a novelty choking hazard

Nor shall my sword sleep at my side (just a day late)

William Blake's life mask, plaster cast

It didn’t occur to me until today, the morning after William Blake’s 250th anniversary, to post, by way of celebration, Mark Stewart’s version of Jerusalem* with the Maffia, now 25-years-old itself, and sounding, if anything, more contemporary than it did at the time. I’ve just fallen into a very strange imaginary space, trying to imagine what Blake himself would have thought of it.

As is usual, wood s lot has a fine bunch of Blake linkage for the occasion, including a Complete Poetry and Prose of William Blake at the brutally primitive (HTML-wise) Blake Digital Text Project.
Spurred by mark’s example, my Blakery, such as it is, launches out of a Google image search for

“William Blake” mask

and the first few results were plenty interesting enough for the purpose at hand.

Francis Bacon, Study for a Portrait, After the life mask of William Blake, 1955
Francis Bacon, Study for a Portrait, After the life mask of William Blake, 1955

It struck me, first of all, that the Bacon study above, at that particular angle, could almost equally serve as a portrait of Iain Sinclair, no? The mask itself bears no such resemblance — and as with the folk wisdom that dock leaves are usually to be found near a nettle patch, wherever springs forth Iain Sinclair (however subliminally!), we are unsurprised to find an eruption of Peter Ackroyd somewhere close by (and vice versa). And so it is that Ackroyd’s piece for the Times in March, The London that became Jerusalem comes from Wit of the Staircase – yup, it happens that Theresa’s post, using of the famous 1807 portrait by Thomas Philips, in combination presumably with another art category post using the word ‘mask’, came up on the first page of image results. (So,Ms Duncan, we meet again. I can almost feel the traffic spiking from here). On reflection, it may have been the Ackroyd link that subliminally prompted my imagining Sinclair in Francis Bacon’s painting. Either way, the Sinclair-Ackroyd binary system is firmly entrenched in my head — and so can you!

Also present, links via Clattery Machinery to the British library’s Turn the Pages version of Blake’s notebook, which is beautiful and fascinating, but seriously, that interface is getting on my nerves a little more each time I visit. It looked pretty cute when it was new, but it just seems draggy now. Happily there is an accessible (and linkable) alternative version.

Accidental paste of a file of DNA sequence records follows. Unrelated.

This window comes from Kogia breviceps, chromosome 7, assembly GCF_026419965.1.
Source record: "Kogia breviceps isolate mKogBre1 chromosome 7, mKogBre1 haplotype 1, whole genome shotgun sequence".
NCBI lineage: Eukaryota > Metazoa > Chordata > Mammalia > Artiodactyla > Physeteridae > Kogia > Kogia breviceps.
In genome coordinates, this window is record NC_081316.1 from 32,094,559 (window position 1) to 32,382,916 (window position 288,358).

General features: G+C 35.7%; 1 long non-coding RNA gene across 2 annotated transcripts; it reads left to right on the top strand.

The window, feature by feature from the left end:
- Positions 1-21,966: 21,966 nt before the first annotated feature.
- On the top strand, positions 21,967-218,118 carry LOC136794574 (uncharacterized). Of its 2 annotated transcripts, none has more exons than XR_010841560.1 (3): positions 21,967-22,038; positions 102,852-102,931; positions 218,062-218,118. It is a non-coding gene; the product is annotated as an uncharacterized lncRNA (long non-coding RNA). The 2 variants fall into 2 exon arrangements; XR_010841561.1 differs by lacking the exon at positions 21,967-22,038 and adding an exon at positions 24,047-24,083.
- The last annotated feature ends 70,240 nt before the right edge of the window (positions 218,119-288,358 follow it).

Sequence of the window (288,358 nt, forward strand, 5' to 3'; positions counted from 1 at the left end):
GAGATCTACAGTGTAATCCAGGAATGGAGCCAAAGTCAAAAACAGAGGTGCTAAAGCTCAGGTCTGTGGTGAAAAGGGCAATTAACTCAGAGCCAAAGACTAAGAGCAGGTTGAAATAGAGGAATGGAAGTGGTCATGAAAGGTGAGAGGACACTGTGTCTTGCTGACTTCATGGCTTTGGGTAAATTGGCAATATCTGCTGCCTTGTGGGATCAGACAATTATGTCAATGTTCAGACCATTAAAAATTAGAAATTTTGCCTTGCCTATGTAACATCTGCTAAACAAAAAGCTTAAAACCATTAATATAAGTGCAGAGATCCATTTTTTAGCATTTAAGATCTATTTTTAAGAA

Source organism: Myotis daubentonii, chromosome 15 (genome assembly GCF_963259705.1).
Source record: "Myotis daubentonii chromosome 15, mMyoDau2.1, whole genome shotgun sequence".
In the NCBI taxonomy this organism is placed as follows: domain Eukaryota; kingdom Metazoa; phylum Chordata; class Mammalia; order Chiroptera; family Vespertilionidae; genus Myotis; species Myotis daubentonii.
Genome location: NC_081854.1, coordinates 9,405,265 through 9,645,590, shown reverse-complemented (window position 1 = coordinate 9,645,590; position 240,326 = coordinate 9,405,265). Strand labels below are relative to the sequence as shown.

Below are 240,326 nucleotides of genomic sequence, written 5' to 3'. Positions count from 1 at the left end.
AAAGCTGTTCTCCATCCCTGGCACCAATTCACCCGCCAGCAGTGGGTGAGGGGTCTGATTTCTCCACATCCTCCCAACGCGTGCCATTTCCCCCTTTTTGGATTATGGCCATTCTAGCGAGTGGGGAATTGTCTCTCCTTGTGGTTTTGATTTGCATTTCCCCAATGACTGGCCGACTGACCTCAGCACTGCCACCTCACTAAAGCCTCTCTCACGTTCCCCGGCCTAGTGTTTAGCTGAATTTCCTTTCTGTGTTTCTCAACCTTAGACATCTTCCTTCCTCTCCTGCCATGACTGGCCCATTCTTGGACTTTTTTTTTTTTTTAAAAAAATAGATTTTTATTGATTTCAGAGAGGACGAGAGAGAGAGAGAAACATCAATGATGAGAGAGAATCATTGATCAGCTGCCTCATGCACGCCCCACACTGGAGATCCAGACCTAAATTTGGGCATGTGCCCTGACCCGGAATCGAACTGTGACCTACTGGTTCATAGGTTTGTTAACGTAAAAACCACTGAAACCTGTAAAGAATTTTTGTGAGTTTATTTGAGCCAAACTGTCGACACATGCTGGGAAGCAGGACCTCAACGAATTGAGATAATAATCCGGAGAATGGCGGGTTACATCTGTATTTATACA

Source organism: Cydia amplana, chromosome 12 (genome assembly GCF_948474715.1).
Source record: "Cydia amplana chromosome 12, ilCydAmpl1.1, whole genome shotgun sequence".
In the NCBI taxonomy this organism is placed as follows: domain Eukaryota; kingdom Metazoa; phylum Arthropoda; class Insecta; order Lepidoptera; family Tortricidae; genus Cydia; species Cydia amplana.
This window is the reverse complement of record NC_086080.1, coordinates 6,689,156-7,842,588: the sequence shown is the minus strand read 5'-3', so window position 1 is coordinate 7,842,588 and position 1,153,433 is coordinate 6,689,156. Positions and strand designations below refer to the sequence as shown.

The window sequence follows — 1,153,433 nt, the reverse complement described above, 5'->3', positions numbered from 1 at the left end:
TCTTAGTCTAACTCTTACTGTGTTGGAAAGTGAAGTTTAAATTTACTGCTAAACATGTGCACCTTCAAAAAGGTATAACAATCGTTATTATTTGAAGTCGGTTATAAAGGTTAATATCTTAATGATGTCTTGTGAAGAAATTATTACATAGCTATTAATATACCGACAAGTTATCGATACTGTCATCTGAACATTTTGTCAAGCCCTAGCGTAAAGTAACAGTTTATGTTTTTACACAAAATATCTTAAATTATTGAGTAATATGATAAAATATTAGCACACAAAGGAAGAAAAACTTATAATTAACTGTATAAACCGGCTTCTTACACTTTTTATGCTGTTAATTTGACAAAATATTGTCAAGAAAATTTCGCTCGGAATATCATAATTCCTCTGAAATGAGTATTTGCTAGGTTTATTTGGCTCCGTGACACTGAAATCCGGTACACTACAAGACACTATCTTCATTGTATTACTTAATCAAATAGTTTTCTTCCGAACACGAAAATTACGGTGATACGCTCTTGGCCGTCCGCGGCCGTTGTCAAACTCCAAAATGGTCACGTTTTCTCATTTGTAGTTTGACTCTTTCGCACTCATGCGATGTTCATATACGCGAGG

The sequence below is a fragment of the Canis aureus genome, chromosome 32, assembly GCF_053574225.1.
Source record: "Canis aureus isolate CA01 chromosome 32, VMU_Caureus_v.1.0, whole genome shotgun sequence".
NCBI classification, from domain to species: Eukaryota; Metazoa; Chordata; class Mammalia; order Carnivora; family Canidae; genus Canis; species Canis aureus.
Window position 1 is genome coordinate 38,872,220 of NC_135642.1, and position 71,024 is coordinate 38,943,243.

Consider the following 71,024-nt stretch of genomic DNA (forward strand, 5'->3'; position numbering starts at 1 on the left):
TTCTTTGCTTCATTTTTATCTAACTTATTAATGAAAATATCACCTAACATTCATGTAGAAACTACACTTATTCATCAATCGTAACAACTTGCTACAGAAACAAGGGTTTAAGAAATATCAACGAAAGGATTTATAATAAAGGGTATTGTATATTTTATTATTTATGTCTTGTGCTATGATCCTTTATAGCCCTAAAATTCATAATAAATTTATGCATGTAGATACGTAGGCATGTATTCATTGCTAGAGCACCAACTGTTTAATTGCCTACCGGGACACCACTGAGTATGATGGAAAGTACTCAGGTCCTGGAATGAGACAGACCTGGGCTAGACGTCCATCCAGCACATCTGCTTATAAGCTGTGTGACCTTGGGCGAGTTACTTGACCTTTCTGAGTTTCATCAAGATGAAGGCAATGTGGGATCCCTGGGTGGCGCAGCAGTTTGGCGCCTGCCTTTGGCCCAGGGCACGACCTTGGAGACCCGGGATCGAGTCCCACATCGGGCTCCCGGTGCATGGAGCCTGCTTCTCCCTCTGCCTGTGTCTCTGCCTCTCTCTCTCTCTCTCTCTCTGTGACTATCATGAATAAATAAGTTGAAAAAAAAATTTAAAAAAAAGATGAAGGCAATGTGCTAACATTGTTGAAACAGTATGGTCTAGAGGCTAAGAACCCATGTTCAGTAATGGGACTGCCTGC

* If you want to own this as a physical object, it’s on the Kiss The Future compilation that Soul Jazz put out last year, currently available for £9.99, CD or double vinyl. I’d be very tempted, if I didn’t already have just about everything on it, in one format or another.

Posted in music, poetry | Tagged , , , , , , , , , , , , , , , , | 4 Comments

4 Responses to Nor shall my sword sleep at my side (just a day late)

  1. do u kno who clattery is?
    i keep trying to send him/her my bk? u want it?
    greatest injvention of the 20th century? non-violence
    where is bacon study at this moment?
    blake in the strand old top
    ez pound influence overrated
    might as well b prose
    best, dave in baltimore

  2. pilgrim says:

    Heh. Right, well. Clattery Machinery didn’t used to be a person, but it could be, now. Thanks for the prompt.

  3. what are “tags”?

    my first- comment- i was serious- but u wrote back teasing…is clattery u then, pilgrim? ooo golly a regular ms marple thriller

    the bacon is especially wonderful to me in that it isn’t the usual bacon disfigurement job- blake is one of the few we do not wish to bend, do we

    a trip to london

    i did not make it to pekham rye
    i saw some angels anyway
    they dallied in an “easy woman” way
    then melted down the wall like dali watches
    you see, they bled down, sigh like-fey

    here is a serious poem of mine: an orange squeeks when you peel it/ what rain means to a tiger

    i do not like the “language” school- ashbery and such

    clattery- don’t u want to see more?!?!?!?

    a yank was wondering

    does one pronounce it fell fam, fellem? or felp ham?

    one thing i can pronounce- ma favrit football side MILLWALL

  4. did my 2nd comment make it in? i didn’t see the intrigui9ng code- u dodgy scouser u.

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